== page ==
If you're afraid to lose your customer on the turn, that's one thing. I don't like the minraise particularly, but I could see an argument for just calling the turn, since you're no longer vulnerable to the straight.
However, the minraise on the river is the ugliest thing I've ever seen, and if you can learn this one principle properly, your net result will go up by quite a lot:
When the board hints at an obvious strong hand that you can beat, push.
Ok? THE ONLY SIZE OF THE BET THAT IS ALLOWED IS ALL-IN.
There's four to a straight on this board. Your opponent isn't folding any ten. However, he might not re-raise you with only a ten, so the only thing you achieve when you minraise the river is to make sure you win the minimum. He can have close to 0 hands that will call a river minraise but not a push.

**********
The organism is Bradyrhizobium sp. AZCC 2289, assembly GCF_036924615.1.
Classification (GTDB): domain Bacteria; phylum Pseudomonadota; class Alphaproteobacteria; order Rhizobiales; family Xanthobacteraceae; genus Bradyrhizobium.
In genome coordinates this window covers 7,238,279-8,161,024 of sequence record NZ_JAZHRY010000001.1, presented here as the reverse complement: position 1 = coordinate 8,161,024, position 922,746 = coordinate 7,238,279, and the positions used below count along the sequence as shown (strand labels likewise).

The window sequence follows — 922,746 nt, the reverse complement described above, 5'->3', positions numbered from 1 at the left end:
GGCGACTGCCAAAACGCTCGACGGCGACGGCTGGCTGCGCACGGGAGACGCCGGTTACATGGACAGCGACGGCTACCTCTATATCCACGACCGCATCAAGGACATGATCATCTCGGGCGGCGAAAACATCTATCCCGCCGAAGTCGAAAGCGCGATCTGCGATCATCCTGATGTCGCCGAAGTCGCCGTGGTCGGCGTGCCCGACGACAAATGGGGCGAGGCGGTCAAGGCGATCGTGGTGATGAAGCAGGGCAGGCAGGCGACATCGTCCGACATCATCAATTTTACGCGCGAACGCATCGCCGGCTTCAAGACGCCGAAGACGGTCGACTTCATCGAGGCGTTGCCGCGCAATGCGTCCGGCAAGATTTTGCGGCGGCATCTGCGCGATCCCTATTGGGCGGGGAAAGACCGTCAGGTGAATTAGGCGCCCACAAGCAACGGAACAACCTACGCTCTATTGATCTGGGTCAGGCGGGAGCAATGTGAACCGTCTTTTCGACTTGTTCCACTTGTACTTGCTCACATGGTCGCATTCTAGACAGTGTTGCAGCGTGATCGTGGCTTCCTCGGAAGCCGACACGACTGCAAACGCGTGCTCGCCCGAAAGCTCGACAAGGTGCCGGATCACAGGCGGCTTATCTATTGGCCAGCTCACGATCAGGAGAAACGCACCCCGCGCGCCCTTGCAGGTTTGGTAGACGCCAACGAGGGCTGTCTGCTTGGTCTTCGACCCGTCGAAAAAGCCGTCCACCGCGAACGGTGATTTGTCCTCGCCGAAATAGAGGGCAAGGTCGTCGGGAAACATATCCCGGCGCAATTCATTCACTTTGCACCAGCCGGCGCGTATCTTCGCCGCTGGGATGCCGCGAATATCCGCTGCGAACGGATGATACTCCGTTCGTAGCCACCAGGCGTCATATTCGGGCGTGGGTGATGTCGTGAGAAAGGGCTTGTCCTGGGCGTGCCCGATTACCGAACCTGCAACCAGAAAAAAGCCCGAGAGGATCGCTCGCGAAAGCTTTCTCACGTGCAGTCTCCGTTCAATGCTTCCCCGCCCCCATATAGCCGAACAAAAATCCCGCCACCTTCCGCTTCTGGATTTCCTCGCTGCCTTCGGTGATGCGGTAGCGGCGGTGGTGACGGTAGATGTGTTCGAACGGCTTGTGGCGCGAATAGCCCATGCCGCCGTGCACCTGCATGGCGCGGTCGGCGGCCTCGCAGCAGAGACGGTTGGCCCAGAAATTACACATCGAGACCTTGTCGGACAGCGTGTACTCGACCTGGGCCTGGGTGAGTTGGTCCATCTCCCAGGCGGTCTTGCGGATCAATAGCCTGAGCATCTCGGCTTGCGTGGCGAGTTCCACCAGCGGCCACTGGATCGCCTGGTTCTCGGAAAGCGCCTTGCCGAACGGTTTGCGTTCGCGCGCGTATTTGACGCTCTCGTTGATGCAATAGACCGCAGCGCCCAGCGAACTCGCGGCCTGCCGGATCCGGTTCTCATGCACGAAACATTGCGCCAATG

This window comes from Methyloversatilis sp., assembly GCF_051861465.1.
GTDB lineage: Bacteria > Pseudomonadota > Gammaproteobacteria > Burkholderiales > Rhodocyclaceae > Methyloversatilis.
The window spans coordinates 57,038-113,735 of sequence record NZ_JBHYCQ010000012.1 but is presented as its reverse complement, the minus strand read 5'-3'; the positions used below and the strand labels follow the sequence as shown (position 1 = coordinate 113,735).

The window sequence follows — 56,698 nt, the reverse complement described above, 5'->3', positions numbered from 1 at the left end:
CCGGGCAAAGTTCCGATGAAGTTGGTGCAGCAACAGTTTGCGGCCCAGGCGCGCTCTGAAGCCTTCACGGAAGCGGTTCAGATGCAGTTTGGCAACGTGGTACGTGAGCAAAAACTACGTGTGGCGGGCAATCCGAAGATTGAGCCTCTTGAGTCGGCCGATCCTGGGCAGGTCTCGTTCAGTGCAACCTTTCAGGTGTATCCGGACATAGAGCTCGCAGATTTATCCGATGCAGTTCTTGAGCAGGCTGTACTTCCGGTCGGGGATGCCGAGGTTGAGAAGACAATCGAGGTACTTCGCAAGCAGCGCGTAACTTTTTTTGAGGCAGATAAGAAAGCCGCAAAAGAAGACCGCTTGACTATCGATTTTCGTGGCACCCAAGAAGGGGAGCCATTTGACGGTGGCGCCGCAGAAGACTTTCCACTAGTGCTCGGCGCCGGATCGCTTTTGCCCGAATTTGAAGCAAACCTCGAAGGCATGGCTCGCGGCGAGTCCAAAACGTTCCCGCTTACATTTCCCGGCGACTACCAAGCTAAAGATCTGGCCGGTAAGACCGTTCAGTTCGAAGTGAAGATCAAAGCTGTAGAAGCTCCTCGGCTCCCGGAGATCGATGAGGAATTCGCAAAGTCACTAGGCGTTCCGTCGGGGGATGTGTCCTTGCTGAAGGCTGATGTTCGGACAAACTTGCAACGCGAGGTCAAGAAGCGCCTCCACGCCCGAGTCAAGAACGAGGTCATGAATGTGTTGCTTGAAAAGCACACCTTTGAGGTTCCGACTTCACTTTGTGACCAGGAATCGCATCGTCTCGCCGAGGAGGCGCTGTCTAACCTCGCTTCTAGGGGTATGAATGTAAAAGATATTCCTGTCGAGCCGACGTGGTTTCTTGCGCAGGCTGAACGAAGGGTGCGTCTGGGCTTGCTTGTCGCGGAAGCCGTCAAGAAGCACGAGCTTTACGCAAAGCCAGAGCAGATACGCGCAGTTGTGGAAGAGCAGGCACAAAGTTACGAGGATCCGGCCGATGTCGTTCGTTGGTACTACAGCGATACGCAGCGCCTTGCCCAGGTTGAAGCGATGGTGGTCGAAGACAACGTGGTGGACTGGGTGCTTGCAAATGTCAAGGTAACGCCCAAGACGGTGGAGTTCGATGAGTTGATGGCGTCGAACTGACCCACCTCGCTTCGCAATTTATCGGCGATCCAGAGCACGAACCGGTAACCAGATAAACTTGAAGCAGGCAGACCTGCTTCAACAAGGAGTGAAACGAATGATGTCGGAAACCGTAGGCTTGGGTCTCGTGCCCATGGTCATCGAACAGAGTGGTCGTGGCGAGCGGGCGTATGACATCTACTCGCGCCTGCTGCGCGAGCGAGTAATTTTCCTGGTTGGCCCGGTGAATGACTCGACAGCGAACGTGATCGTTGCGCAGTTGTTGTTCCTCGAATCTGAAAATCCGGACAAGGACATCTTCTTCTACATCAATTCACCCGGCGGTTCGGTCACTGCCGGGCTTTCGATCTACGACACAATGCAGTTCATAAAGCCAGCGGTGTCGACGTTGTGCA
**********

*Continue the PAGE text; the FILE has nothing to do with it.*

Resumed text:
The reason this particular leak gets me so riled up is because it's such a trivial leak to plug, and it's such an expensive leak to have. And pot size doesn't even factor in. I would have recommended you push this river even if the action so far had been checked around every street, and a river shove would have resulted in you betting $97 into a $5 pot.